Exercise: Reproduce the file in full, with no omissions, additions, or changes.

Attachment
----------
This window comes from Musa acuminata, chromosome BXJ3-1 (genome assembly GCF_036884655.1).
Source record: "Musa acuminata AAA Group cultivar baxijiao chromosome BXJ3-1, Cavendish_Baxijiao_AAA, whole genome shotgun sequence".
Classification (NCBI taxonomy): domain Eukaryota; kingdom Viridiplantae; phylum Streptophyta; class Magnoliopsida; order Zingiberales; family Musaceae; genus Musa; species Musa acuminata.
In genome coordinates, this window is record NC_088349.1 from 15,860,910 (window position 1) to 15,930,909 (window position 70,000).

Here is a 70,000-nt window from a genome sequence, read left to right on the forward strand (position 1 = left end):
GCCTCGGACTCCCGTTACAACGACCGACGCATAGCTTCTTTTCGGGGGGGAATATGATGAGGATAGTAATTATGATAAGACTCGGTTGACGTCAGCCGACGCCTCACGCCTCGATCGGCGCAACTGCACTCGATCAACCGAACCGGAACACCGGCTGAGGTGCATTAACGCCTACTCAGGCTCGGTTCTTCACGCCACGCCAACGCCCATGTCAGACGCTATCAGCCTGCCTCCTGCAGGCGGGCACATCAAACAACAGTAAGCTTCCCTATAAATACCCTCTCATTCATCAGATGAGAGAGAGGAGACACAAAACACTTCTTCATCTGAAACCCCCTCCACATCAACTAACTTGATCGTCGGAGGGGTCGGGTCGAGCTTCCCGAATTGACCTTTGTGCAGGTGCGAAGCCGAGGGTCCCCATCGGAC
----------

This window comes from Musa acuminata, chromosome BXJ3-1 (genome assembly GCF_036884655.1).
Source record: "Musa acuminata AAA Group cultivar baxijiao chromosome BXJ3-1, Cavendish_Baxijiao_AAA, whole genome shotgun sequence".
Classification (NCBI taxonomy): domain Eukaryota; kingdom Viridiplantae; phylum Streptophyta; class Magnoliopsida; order Zingiberales; family Musaceae; genus Musa; species Musa acuminata.
In genome coordinates, this window is record NC_088349.1 from 15,860,910 (window position 1) to 15,930,909 (window position 70,000).

Here is a 70,000-nt window from a genome sequence, read left to right on the forward strand (position 1 = left end):
GCCTCGGACTCCCGTTACAACGACCGACGCATAGCTTCTTTTCGGGGGGGAATATGATGAGGATAGTAATTATGATAAGACTCGGTTGACGTCAGCCGACGCCTCACGCCTCGATCGGCGCAACTGCACTCGATCAACCGAACCGGAACACCGGCTGAGGTGCATTAACGCCTACTCAGGCTCGGTTCTTCACGCCACGCCAACGCCCATGTCAGACGCTATCAGCCTGCCTCCTGCAGGCGGGCACATCAAACAACAGTAAGCTTCCCTATAAATACCCTCTCATTCATCAGATGAGAGAGAGGAGACACAAAACACTTCTTCATCTGAAACCCCCTCCACATCAACTAACTTGATCGTCGGAGGGGTCGGGTCGAGCTTCCCGAATTGACCTTTGTGCAGGTGCGAAGCCGAGGGTCCCCATCGGAC